Week in Review
Before the Arab Spring there was the Green Revolution in Iran in 2009. Where thousands used social media to gather in protests over what they claimed were voting irregularities that kept President Mahmoud Ahmadinejad in power. President Obama did not support the Green Revolution. Despite Iran being a sponsor of terrorism, an enemy of the United States and the greatest threat to regional stability. President Mahmoud Ahmadinejad suppressed the uprisings. And jailed some of the opposition. Where some have made claims of torture and rape. But as closed a society Iran is these claims have been unsubstantiated. Though we have the word of the ruling regime that crushed the rebellion that there was no torture or rape.
When the Arab Spring kicked off in Tunisia in 2010 President Obama announced a change in policy. The U.S. would support change in the Arab world instead of stability. When the Arab Spring spread to Egypt in 2011 President Obama told Hosni Mubarak that he had to step down from power. Despite being a stalwart U.S. ally. An enemy to al Qaeda. And being the anchor of stability in the Middle East and North Africa. Now the Muslim Brotherhood is in power there. Who has close ties with Iran.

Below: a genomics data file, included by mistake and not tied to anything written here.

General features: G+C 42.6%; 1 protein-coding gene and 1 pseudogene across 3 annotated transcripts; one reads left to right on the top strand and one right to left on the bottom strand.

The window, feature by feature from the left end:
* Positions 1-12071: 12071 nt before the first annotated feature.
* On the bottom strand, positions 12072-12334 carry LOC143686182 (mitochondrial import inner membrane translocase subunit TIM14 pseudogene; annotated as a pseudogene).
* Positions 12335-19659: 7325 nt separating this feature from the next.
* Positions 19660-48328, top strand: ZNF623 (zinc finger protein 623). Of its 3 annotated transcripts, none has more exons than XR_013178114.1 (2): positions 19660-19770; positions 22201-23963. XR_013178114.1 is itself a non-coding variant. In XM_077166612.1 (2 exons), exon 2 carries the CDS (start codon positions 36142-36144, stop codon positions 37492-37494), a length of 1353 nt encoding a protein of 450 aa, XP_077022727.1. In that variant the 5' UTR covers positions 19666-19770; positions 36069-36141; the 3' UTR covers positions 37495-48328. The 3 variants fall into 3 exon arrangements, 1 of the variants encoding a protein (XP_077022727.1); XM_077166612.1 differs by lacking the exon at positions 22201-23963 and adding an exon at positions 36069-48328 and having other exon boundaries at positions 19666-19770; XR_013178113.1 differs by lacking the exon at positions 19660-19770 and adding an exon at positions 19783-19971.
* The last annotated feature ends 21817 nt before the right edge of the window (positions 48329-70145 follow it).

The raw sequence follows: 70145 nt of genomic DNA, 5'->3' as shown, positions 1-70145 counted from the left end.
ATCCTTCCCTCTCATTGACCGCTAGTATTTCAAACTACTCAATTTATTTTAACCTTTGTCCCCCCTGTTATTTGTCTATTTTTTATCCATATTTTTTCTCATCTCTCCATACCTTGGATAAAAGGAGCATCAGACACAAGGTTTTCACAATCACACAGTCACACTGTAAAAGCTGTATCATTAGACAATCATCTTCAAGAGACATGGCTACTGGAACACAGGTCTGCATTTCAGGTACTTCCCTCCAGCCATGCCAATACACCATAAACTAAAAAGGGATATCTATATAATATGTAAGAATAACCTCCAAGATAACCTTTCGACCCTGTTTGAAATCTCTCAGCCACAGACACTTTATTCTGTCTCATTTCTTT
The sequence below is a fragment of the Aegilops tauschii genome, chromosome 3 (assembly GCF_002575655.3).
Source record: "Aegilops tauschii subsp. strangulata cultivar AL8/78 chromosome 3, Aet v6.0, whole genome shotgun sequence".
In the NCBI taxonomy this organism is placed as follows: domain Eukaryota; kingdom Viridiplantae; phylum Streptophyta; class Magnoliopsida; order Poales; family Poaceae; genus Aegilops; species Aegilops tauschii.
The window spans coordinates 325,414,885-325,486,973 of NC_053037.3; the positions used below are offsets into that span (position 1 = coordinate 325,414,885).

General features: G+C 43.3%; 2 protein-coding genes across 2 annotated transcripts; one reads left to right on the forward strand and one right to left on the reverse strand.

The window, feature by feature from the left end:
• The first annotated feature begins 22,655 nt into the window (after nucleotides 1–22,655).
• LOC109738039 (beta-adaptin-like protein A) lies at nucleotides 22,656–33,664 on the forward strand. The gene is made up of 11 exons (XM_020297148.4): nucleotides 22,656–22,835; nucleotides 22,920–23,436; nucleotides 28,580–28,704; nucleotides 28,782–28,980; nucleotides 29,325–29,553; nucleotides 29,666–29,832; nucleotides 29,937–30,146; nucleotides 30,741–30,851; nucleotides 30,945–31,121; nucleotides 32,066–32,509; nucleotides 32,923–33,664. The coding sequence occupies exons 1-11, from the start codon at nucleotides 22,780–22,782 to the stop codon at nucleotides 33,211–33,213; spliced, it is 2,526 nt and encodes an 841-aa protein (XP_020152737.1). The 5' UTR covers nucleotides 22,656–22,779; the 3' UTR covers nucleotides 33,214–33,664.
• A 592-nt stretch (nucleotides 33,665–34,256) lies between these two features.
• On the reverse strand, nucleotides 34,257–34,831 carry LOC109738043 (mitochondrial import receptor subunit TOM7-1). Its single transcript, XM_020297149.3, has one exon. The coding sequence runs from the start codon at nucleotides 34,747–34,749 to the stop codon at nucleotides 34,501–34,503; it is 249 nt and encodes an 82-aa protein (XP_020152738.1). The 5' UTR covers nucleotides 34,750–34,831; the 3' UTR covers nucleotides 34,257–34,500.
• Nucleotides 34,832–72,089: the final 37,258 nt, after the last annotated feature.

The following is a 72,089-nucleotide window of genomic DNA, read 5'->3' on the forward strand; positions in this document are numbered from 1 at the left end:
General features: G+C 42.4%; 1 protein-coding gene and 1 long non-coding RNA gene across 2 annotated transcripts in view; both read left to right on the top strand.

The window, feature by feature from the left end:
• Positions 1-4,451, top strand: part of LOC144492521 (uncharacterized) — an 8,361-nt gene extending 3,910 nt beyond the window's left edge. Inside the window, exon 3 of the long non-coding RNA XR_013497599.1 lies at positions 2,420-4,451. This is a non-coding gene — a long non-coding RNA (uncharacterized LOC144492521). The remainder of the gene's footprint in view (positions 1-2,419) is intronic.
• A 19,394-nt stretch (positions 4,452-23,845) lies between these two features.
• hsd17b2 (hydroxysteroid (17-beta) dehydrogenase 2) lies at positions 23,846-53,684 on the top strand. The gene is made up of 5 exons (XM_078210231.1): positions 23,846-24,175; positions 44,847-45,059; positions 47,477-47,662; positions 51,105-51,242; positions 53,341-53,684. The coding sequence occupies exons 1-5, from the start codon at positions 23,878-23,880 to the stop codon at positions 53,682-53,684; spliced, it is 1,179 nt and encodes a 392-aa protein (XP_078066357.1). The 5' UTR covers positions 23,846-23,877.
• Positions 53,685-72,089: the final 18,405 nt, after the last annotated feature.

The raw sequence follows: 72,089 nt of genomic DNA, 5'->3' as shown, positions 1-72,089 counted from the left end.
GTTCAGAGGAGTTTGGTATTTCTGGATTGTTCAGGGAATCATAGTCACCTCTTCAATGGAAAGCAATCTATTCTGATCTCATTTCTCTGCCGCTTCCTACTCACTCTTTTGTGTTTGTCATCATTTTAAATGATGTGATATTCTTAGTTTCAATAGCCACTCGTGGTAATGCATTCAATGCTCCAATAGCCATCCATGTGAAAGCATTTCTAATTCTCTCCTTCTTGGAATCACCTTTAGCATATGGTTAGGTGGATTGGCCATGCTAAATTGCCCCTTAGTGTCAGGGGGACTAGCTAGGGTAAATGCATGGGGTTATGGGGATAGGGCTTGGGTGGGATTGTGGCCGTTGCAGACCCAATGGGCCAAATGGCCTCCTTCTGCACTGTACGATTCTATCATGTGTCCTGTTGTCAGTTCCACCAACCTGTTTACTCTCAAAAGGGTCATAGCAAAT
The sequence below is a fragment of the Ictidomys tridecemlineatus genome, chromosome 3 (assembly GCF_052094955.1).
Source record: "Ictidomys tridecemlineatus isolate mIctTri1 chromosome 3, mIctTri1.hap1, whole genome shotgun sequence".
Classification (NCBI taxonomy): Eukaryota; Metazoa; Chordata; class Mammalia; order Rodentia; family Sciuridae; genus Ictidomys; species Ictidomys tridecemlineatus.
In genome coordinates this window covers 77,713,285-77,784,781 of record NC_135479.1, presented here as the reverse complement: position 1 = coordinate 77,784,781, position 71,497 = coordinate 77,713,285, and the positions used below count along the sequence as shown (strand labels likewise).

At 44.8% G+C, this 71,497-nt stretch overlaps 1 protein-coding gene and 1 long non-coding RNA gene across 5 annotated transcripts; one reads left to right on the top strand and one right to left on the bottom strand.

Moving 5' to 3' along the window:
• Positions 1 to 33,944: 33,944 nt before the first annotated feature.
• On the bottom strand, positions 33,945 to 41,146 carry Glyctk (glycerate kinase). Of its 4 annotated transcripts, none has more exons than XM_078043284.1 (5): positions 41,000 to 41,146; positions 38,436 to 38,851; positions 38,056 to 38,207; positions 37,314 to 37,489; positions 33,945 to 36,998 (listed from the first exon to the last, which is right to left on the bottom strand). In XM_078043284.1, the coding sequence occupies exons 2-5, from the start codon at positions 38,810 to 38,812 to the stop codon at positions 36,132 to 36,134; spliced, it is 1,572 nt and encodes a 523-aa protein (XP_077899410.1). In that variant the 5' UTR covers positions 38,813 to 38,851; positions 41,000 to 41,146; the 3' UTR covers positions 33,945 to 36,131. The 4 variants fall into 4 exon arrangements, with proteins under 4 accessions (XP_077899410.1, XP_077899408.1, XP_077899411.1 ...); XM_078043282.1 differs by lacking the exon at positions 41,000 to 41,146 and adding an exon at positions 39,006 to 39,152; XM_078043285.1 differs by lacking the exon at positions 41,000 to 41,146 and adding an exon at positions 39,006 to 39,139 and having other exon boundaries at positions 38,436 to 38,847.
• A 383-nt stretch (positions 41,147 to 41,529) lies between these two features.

When the Arab Spring spread to Libya President Obama supported the opposition based in Benghazi. Despite Colonel Muammar Gaddafi renouncing terrorism. And being an ally of America in their War on Terror. Like Mubarak he oppressed radical Islamists including al Qaeda. Which explains why al Qaeda was part of the opposition trying to overthrow Colonel Muammar Gaddafi. They hated him. And his oppression of anti-western radical Islamists. President Obama supported the opposition. Gave them weapons. And helped enforce a no-fly zone. In 2012 Islamists attacked the U.S. consulate in Benghazi. Killing 4 Americans. Including the Libyan ambassador. Chris Stevens. Perhaps killed with weapons we brought into Libya.